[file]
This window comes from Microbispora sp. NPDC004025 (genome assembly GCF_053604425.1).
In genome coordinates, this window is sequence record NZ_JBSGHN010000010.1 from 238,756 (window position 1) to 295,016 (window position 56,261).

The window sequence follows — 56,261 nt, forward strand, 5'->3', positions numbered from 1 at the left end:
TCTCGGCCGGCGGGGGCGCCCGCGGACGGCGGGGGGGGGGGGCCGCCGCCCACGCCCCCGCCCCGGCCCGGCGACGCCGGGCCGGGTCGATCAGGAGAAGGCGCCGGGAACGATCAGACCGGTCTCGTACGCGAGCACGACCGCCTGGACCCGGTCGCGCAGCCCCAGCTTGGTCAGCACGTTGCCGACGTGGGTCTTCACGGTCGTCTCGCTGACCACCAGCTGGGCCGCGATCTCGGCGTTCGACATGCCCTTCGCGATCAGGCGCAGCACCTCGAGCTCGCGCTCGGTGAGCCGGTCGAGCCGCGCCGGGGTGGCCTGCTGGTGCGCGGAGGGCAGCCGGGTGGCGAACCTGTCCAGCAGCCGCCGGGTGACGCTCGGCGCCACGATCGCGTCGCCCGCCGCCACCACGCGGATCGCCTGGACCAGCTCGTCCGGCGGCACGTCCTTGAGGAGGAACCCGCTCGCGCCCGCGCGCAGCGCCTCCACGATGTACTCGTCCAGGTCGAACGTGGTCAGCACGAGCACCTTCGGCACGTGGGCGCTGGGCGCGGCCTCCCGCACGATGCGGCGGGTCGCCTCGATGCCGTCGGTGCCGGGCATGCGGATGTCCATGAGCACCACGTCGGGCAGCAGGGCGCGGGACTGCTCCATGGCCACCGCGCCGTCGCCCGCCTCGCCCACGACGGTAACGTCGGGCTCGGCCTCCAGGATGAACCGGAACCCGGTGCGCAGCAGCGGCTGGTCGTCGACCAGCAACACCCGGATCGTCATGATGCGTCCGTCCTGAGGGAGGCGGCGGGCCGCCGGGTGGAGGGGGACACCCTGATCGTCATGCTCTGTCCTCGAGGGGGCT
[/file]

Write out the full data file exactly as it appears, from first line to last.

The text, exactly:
This window comes from Microbispora sp. NPDC004025 (genome assembly GCF_053604425.1).
In genome coordinates, this window is sequence record NZ_JBSGHN010000010.1 from 238,756 (window position 1) to 295,016 (window position 56,261).

The window sequence follows — 56,261 nt, forward strand, 5'->3', positions numbered from 1 at the left end:
TCTCGGCCGGCGGGGGCGCCCGCGGACGGCGGGGGGGGGGGGCCGCCGCCCACGCCCCCGCCCCGGCCCGGCGACGCCGGGCCGGGTCGATCAGGAGAAGGCGCCGGGAACGATCAGACCGGTCTCGTACGCGAGCACGACCGCCTGGACCCGGTCGCGCAGCCCCAGCTTGGTCAGCACGTTGCCGACGTGGGTCTTCACGGTCGTCTCGCTGACCACCAGCTGGGCCGCGATCTCGGCGTTCGACATGCCCTTCGCGATCAGGCGCAGCACCTCGAGCTCGCGCTCGGTGAGCCGGTCGAGCCGCGCCGGGGTGGCCTGCTGGTGCGCGGAGGGCAGCCGGGTGGCGAACCTGTCCAGCAGCCGCCGGGTGACGCTCGGCGCCACGATCGCGTCGCCCGCCGCCACCACGCGGATCGCCTGGACCAGCTCGTCCGGCGGCACGTCCTTGAGGAGGAACCCGCTCGCGCCCGCGCGCAGCGCCTCCACGATGTACTCGTCCAGGTCGAACGTGGTCAGCACGAGCACCTTCGGCACGTGGGCGCTGGGCGCGGCCTCCCGCACGATGCGGCGGGTCGCCTCGATGCCGTCGGTGCCGGGCATGCGGATGTCCATGAGCACCACGTCGGGCAGCAGGGCGCGGGACTGCTCCATGGCCACCGCGCCGTCGCCCGCCTCGCCCACGACGGTAACGTCGGGCTCGGCCTCCAGGATGAACCGGAACCCGGTGCGCAGCAGCGGCTGGTCGTCGACCAGCAACACCCGGATCGTCATGATGCGTCCGTCCTGAGGGAGGCGGCGGGCCGCCGGGTGGAGGGGGACACCCTGATCGTCATGCTCTGTCCTCGAGGGGGCT